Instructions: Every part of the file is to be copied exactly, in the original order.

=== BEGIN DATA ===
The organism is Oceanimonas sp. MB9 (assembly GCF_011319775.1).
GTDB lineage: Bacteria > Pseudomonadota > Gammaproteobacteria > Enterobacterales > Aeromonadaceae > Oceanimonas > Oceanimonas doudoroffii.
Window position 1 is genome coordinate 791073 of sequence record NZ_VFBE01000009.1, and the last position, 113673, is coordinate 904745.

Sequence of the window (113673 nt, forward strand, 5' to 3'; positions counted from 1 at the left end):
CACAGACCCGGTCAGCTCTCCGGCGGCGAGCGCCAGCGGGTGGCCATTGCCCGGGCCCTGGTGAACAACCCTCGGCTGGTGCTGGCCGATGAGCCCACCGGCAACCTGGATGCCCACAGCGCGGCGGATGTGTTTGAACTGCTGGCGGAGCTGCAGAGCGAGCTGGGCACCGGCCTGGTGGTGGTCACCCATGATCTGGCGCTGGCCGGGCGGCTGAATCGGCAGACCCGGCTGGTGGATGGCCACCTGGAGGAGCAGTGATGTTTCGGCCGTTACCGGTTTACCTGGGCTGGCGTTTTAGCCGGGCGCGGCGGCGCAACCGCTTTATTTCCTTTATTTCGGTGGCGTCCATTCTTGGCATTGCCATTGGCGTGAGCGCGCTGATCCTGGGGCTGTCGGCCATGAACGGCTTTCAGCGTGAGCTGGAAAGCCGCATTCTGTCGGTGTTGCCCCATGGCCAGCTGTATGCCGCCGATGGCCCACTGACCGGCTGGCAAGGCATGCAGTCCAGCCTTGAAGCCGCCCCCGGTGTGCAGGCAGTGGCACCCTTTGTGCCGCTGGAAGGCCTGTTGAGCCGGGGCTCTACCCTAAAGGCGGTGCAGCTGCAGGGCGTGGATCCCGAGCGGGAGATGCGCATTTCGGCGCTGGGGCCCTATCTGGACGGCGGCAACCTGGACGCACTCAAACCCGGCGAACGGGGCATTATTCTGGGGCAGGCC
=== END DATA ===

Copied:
The organism is Oceanimonas sp. MB9 (assembly GCF_011319775.1).
GTDB lineage: Bacteria > Pseudomonadota > Gammaproteobacteria > Enterobacterales > Aeromonadaceae > Oceanimonas > Oceanimonas doudoroffii.
Window position 1 is genome coordinate 791073 of sequence record NZ_VFBE01000009.1, and the last position, 113673, is coordinate 904745.

Sequence of the window (113673 nt, forward strand, 5' to 3'; positions counted from 1 at the left end):
CACAGACCCGGTCAGCTCTCCGGCGGCGAGCGCCAGCGGGTGGCCATTGCCCGGGCCCTGGTGAACAACCCTCGGCTGGTGCTGGCCGATGAGCCCACCGGCAACCTGGATGCCCACAGCGCGGCGGATGTGTTTGAACTGCTGGCGGAGCTGCAGAGCGAGCTGGGCACCGGCCTGGTGGTGGTCACCCATGATCTGGCGCTGGCCGGGCGGCTGAATCGGCAGACCCGGCTGGTGGATGGCCACCTGGAGGAGCAGTGATGTTTCGGCCGTTACCGGTTTACCTGGGCTGGCGTTTTAGCCGGGCGCGGCGGCGCAACCGCTTTATTTCCTTTATTTCGGTGGCGTCCATTCTTGGCATTGCCATTGGCGTGAGCGCGCTGATCCTGGGGCTGTCGGCCATGAACGGCTTTCAGCGTGAGCTGGAAAGCCGCATTCTGTCGGTGTTGCCCCATGGCCAGCTGTATGCCGCCGATGGCCCACTGACCGGCTGGCAAGGCATGCAGTCCAGCCTTGAAGCCGCCCCCGGTGTGCAGGCAGTGGCACCCTTTGTGCCGCTGGAAGGCCTGTTGAGCCGGGGCTCTACCCTAAAGGCGGTGCAGCTGCAGGGCGTGGATCCCGAGCGGGAGATGCGCATTTCGGCGCTGGGGCCCTATCTGGACGGCGGCAACCTGGACGCACTCAAACCCGGCGAACGGGGCATTATTCTGGGGCAGGCC